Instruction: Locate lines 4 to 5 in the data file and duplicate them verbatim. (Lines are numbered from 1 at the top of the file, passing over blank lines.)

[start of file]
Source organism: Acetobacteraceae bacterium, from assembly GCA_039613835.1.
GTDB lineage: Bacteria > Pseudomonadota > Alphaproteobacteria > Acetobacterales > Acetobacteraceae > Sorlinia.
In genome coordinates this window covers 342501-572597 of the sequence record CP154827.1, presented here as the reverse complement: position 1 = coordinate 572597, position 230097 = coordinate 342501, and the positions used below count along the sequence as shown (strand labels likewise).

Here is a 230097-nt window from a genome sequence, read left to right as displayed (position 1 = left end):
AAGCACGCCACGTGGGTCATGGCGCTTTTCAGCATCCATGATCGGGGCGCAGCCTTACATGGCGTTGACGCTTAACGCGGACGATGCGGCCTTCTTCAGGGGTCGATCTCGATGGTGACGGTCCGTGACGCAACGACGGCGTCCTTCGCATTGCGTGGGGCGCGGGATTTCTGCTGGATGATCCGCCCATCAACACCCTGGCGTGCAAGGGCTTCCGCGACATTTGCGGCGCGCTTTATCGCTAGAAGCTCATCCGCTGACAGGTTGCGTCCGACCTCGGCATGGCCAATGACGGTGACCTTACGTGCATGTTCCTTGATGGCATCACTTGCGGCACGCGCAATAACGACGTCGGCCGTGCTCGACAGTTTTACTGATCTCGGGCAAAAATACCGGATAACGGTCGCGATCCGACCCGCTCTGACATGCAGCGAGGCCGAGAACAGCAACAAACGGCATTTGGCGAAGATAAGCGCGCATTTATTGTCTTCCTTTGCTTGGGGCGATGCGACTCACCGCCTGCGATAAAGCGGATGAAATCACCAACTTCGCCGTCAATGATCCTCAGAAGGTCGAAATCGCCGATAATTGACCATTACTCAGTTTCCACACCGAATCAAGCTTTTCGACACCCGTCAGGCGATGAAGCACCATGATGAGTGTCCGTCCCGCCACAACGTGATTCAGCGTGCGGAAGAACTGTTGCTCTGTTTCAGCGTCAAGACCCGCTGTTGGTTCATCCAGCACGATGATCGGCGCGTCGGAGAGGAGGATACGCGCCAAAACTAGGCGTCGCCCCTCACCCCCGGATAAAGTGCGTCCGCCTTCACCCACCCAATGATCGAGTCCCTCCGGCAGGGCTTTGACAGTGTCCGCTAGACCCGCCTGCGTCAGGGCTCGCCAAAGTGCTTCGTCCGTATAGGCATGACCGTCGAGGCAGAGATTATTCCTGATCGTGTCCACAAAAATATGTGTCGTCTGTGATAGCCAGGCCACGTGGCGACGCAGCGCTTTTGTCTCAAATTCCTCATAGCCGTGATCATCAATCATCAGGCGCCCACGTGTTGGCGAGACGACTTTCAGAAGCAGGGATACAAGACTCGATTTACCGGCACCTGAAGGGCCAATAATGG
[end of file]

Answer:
Here is a 230097-nt window from a genome sequence, read left to right as displayed (position 1 = left end):
AAGCACGCCACGTGGGTCATGGCGCTTTTCAGCATCCATGATCGGGGCGCAGCCTTACATGGCGTTGACGCTTAACGCGGACGATGCGGCCTTCTTCAGGGGTCGATCTCGATGGTGACGGTCCGTGACGCAACGACGGCGTCCTTCGCATTGCGTGGGGCGCGGGATTTCTGCTGGATGATCCGCCCATCAACACCCTGGCGTGCAAGGGCTTCCGCGACATTTGCGGCGCGCTTTATCGCTAGAAGCTCATCCGCTGACAGGTTGCGTCCGACCTCGGCATGGCCAATGACGGTGACCTTACGTGCATGTTCCTTGATGGCATCACTTGCGGCACGCGCAATAACGACGTCGGCCGTGCTCGACAGTTTTACTGATCTCGGGCAAAAATACCGGATAACGGTCGCGATCCGACCCGCTCTGACATGCAGCGAGGCCGAGAACAGCAACAAACGGCATTTGGCGAAGATAAGCGCGCATTTATTGTCTTCCTTTGCTTGGGGCGATGCGACTCACCGCCTGCGATAAAGCGGATGAAATCACCAACTTCGCCGTCAATGATCCTCAGAAGGTCGAAATCGCCGATAATTGACCATTACTCAGTTTCCACACCGAATCAAGCTTTTCGACACCCGTCAGGCGATGAAGCACCATGATGAGTGTCCGTCCCGCCACAACGTGATTCAGCGTGCGGAAGAACTGTTGCTCTGTTTCAGCGTCAAGACCCGCTGTTGGTTCATCCAGCACGATGATCGGCGCGTCGGAGAGGAGGATACGCGCCAAAACTAGGCGTCGCCCCTCACCCCCGGATAAAGTGCGTCCGCCTTCACCCACCCAATGATCGAGTCCCTCCGGCAGGGCTTTGACAGTGTCCGCTAGACCCGCCTGCGTCAGGGCTCGCCAAAGTGCTTCGTCCGTATAGGCATGACCGTCGAGGCAGAGATTATTCCTGATCGTGTCCACAAAAATATGTGTCGTCTGTGATAGCCAGGCCACGTGGCGACGCAGCGCTTTTGTCTCAAATTCCTCATAGCCGTGATCATCAATCATCAGGCGCCCACGTGTTGGCGAGACGACTTTCAGAAGCAGGGATACAAGACTCGATTTACCGGCACCTGAAGGGCCAATAATGG